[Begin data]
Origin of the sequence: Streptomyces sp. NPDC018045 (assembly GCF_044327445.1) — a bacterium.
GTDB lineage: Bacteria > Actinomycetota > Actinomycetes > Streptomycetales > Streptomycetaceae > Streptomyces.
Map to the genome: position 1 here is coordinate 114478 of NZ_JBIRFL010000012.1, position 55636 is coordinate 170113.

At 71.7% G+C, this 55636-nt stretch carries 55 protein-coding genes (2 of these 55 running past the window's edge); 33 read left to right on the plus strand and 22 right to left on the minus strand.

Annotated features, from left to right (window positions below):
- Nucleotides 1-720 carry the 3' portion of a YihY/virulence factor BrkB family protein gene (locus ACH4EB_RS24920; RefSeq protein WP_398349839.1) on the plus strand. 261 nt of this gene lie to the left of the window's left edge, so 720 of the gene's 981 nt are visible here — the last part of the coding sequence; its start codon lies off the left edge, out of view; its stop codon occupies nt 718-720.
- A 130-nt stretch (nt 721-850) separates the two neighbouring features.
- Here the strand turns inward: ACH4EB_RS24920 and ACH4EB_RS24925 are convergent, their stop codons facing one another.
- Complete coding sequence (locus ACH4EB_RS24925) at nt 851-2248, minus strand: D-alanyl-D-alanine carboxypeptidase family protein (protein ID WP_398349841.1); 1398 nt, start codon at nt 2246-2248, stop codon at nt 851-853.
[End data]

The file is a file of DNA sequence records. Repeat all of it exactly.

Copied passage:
Origin of the sequence: Streptomyces sp. NPDC018045 (assembly GCF_044327445.1) — a bacterium.
GTDB lineage: Bacteria > Actinomycetota > Actinomycetes > Streptomycetales > Streptomycetaceae > Streptomyces.
Map to the genome: position 1 here is coordinate 114478 of NZ_JBIRFL010000012.1, position 55636 is coordinate 170113.

At 71.7% G+C, this 55636-nt stretch carries 55 protein-coding genes (2 of these 55 running past the window's edge); 33 read left to right on the plus strand and 22 right to left on the minus strand.

Annotated features, from left to right (window positions below):
- Nucleotides 1-720 carry the 3' portion of a YihY/virulence factor BrkB family protein gene (locus ACH4EB_RS24920; RefSeq protein WP_398349839.1) on the plus strand. 261 nt of this gene lie to the left of the window's left edge, so 720 of the gene's 981 nt are visible here — the last part of the coding sequence; its start codon lies off the left edge, out of view; its stop codon occupies nt 718-720.
- A 130-nt stretch (nt 721-850) separates the two neighbouring features.
- Here the strand turns inward: ACH4EB_RS24920 and ACH4EB_RS24925 are convergent, their stop codons facing one another.
- Complete coding sequence (locus ACH4EB_RS24925) at nt 851-2248, minus strand: D-alanyl-D-alanine carboxypeptidase family protein (protein ID WP_398349841.1); 1398 nt, start codon at nt 2246-2248, stop codon at nt 851-853.